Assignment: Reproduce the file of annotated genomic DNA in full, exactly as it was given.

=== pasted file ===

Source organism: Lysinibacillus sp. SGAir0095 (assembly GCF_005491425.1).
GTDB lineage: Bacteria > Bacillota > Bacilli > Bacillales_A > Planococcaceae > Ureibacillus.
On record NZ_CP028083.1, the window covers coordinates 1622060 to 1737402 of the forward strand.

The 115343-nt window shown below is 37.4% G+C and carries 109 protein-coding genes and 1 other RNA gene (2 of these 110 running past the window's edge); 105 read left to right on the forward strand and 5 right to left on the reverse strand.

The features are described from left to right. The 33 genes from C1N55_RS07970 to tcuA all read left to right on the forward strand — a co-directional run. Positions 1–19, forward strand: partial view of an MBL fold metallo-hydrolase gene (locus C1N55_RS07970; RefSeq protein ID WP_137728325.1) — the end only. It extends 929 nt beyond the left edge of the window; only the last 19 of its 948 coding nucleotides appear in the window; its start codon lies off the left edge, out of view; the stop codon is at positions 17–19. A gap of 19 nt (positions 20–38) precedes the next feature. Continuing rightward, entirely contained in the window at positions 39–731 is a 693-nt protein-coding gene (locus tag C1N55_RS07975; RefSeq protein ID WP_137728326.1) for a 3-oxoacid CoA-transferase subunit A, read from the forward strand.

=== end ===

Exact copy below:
Source organism: Lysinibacillus sp. SGAir0095 (assembly GCF_005491425.1).
GTDB lineage: Bacteria > Bacillota > Bacilli > Bacillales_A > Planococcaceae > Ureibacillus.
On record NZ_CP028083.1, the window covers coordinates 1622060 to 1737402 of the forward strand.

The 115343-nt window shown below is 37.4% G+C and carries 109 protein-coding genes and 1 other RNA gene (2 of these 110 running past the window's edge); 105 read left to right on the forward strand and 5 right to left on the reverse strand.

The features are described from left to right. The 33 genes from C1N55_RS07970 to tcuA all read left to right on the forward strand — a co-directional run. Positions 1–19, forward strand: partial view of an MBL fold metallo-hydrolase gene (locus C1N55_RS07970; RefSeq protein ID WP_137728325.1) — the end only. It extends 929 nt beyond the left edge of the window; only the last 19 of its 948 coding nucleotides appear in the window; its start codon lies off the left edge, out of view; the stop codon is at positions 17–19. A gap of 19 nt (positions 20–38) precedes the next feature. Continuing rightward, entirely contained in the window at positions 39–731 is a 693-nt protein-coding gene (locus tag C1N55_RS07975; RefSeq protein ID WP_137728326.1) for a 3-oxoacid CoA-transferase subunit A, read from the forward strand.